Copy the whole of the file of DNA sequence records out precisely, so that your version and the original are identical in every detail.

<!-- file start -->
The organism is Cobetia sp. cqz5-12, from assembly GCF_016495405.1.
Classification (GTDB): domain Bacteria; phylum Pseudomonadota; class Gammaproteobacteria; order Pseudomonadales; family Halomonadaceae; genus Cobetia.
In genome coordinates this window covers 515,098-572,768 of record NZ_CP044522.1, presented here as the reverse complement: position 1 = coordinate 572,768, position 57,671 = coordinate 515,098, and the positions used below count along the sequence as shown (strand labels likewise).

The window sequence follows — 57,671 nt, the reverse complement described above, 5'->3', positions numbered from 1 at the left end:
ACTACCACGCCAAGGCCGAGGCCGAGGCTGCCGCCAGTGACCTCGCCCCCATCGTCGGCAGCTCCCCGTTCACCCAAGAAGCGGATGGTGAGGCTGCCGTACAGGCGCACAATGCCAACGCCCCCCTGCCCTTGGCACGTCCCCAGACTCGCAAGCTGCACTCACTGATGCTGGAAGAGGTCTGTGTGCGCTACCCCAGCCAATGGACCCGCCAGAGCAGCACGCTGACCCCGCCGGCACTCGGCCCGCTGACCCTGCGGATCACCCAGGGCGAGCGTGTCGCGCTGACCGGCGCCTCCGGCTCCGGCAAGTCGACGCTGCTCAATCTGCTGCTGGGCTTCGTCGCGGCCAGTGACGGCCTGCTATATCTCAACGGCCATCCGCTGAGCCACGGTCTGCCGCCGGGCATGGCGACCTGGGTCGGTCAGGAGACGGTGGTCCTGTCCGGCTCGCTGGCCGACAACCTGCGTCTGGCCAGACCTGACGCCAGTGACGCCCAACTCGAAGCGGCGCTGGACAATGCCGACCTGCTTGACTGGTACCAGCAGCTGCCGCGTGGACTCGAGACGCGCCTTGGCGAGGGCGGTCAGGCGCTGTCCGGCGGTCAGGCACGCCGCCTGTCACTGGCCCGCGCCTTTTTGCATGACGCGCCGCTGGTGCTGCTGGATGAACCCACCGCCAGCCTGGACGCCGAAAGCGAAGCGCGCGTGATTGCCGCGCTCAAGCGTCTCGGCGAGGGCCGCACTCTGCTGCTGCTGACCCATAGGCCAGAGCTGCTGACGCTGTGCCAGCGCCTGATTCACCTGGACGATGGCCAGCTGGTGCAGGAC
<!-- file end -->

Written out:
The organism is Cobetia sp. cqz5-12, from assembly GCF_016495405.1.
Classification (GTDB): domain Bacteria; phylum Pseudomonadota; class Gammaproteobacteria; order Pseudomonadales; family Halomonadaceae; genus Cobetia.
In genome coordinates this window covers 515,098-572,768 of record NZ_CP044522.1, presented here as the reverse complement: position 1 = coordinate 572,768, position 57,671 = coordinate 515,098, and the positions used below count along the sequence as shown (strand labels likewise).

The window sequence follows — 57,671 nt, the reverse complement described above, 5'->3', positions numbered from 1 at the left end:
ACTACCACGCCAAGGCCGAGGCCGAGGCTGCCGCCAGTGACCTCGCCCCCATCGTCGGCAGCTCCCCGTTCACCCAAGAAGCGGATGGTGAGGCTGCCGTACAGGCGCACAATGCCAACGCCCCCCTGCCCTTGGCACGTCCCCAGACTCGCAAGCTGCACTCACTGATGCTGGAAGAGGTCTGTGTGCGCTACCCCAGCCAATGGACCCGCCAGAGCAGCACGCTGACCCCGCCGGCACTCGGCCCGCTGACCCTGCGGATCACCCAGGGCGAGCGTGTCGCGCTGACCGGCGCCTCCGGCTCCGGCAAGTCGACGCTGCTCAATCTGCTGCTGGGCTTCGTCGCGGCCAGTGACGGCCTGCTATATCTCAACGGCCATCCGCTGAGCCACGGTCTGCCGCCGGGCATGGCGACCTGGGTCGGTCAGGAGACGGTGGTCCTGTCCGGCTCGCTGGCCGACAACCTGCGTCTGGCCAGACCTGACGCCAGTGACGCCCAACTCGAAGCGGCGCTGGACAATGCCGACCTGCTTGACTGGTACCAGCAGCTGCCGCGTGGACTCGAGACGCGCCTTGGCGAGGGCGGTCAGGCGCTGTCCGGCGGTCAGGCACGCCGCCTGTCACTGGCCCGCGCCTTTTTGCATGACGCGCCGCTGGTGCTGCTGGATGAACCCACCGCCAGCCTGGACGCCGAAAGCGAAGCGCGCGTGATTGCCGCGCTCAAGCGTCTCGGCGAGGGCCGCACTCTGCTGCTGCTGACCCATAGGCCAGAGCTGCTGACGCTGTGCCAGCGCCTGATTCACCTGGACGATGGCCAGCTGGTGCAGGAC